Tim says he has been using the learnings from his Fellowship and the Impact Funding grant to advise WA Health patients and staff on options as part of his role as a Rehabilitation Engineer (Electronics) within the Department.  

He has also presented insights from his research to the Australian Assistive Technology peak body ARATA and facilitated a workshop and presented to the board of Technology for Ageing & Disability WA.  

‘I was subsequently invited to serve as a board member and have helped to establish best practice assistive technology services through NDIS providers and assisted in filling market gaps where there are unmet patient needs.’  

Of particular importance is the collaboration he has forged between the Fiona Stanley & Royal Perth Hospitals and Curtin University’s School of Engineering. The aim is promoting and supporting Health and Assistive Technology-related final year projects by undergraduate students.  

‘I have worked with the State Rehabilitation Service (at Fiona Stanley Hospital) that a Demonstration Environment – essentially a mock/mini smart-home – would be of immense benefit to patients to be able to learn, explore and personally experience Assistive Technology and smart home devices’, Tim says. 

‘Getting access to expert information and appropriate technology will enable people to regain greater independence and improve transitions for patients from discharge, back home and into the community.’  

Tim’s goal has been to create a simulated home environment with a wide range of contemporary Assistive Technology and smart-home options that can be demonstrated and personally experienced by users with a disability.  

Tim has been authorised to use an under-utilised area within the hospital (a mock apartment used for discharge planning and practice) to install smart-home devices and related tech for patients to trial and experience various equipment options.  

Tim adds, ‘Having this facility will better inform patients of what is possible, and what works best for them, to maximise their independence and control after an illness or injury.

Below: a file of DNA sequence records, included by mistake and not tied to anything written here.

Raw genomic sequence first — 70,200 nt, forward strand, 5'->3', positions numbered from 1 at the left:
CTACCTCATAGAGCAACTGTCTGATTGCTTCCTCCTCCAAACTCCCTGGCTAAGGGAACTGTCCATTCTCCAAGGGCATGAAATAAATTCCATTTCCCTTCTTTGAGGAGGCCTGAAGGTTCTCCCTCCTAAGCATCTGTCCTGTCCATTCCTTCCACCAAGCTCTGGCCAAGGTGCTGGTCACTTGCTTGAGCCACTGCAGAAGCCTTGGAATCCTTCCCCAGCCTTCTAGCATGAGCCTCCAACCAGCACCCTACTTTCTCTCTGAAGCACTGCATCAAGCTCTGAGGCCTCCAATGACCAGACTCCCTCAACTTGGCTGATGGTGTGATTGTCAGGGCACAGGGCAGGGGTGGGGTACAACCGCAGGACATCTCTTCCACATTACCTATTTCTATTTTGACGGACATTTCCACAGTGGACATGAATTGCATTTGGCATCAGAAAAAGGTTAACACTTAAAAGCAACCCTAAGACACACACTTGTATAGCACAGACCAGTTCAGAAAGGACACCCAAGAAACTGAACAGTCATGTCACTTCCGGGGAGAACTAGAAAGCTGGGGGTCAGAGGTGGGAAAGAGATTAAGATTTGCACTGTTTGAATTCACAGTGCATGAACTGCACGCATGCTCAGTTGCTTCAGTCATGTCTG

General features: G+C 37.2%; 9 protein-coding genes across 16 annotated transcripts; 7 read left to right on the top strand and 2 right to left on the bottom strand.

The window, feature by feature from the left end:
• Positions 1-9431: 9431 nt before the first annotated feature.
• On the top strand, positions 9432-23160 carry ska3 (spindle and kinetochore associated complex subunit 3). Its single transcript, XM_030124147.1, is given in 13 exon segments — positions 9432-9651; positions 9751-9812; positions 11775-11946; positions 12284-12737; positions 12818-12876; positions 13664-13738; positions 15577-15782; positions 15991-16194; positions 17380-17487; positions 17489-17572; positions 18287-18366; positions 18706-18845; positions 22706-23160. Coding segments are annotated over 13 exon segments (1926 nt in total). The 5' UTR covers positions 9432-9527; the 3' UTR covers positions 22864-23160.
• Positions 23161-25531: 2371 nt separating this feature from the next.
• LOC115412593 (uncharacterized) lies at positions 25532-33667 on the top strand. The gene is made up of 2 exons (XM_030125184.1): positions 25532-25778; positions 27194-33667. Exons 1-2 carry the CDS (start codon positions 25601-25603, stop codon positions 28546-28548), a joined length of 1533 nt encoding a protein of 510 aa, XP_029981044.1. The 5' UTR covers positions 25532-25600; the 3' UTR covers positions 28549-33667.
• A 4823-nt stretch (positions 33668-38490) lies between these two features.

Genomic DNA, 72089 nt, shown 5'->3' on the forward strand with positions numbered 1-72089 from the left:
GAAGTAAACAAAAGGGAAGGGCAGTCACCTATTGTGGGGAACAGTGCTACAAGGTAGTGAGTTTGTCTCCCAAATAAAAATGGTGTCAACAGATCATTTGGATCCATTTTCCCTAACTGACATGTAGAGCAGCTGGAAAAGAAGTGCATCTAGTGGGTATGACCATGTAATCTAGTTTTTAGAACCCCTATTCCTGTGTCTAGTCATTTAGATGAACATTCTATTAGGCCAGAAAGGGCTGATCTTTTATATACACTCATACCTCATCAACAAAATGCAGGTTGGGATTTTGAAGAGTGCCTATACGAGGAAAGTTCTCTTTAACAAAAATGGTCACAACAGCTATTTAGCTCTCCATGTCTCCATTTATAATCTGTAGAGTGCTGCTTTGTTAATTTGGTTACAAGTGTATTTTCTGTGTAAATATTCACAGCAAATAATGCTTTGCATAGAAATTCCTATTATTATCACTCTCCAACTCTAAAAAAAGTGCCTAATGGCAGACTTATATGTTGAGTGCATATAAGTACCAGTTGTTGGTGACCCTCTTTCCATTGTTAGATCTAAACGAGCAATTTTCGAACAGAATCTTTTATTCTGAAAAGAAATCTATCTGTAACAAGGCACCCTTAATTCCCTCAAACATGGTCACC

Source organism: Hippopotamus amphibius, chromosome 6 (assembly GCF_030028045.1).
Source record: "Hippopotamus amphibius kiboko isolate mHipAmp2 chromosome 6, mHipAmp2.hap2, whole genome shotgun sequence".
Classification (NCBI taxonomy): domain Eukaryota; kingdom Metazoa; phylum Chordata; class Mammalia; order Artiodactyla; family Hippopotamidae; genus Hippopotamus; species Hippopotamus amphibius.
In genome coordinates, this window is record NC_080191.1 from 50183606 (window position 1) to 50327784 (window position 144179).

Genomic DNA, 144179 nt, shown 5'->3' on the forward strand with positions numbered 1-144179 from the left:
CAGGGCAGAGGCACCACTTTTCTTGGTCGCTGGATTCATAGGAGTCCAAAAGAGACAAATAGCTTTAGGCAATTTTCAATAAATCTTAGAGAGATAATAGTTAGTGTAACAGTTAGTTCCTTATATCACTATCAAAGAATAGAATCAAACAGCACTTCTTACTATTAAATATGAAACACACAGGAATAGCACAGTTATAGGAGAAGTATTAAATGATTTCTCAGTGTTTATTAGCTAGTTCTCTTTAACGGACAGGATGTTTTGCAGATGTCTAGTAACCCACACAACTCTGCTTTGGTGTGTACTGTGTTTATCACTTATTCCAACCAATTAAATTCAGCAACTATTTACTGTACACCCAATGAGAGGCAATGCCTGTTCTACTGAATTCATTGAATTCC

‘It will allow people to have an environment (unbiased from marketing forces) to better understand their options, needs and preferences before having to make decisions on what equipment they wish to purchase and have installed in their homes. Ideally, before being discharged and having to work it out for themselves, at home, without these potential supports or expert advice.’ 

Another benefit will be to allow the testing of new products and assistive technology that comes to the market, ensuring it does not interrupt the current functionality or personalised alternative access methods for users of existing AT.  

Tim says Curtin University’s Occupational Therapy department is keen to have their students undertake user survey/evaluation of the improvements and benefits this service will provide for both local participants and, more broadly when adopted, for the cost burden of the Australian health care system.  

 ‘Fiona Stanley Hospital is also providing the space and equipment that is already installed (such as electrically adjustable bed and basic kitchen/lounge/bedroom items). The hospital will provide any patient handout materials and signage required, as well as staff labour to set up and maintain equipment, and develop education materials and program details,’ Tim says. 

With the support provided by his initial Churchill Fellowship and later the Impact Funding, Tim has steered the project – his smart home mock apartment – towards becoming an essential feature of major Australian health facilities, modelling the challenging, often high-tech, home settings that so many people encounter when they return to face the demands of the outside world.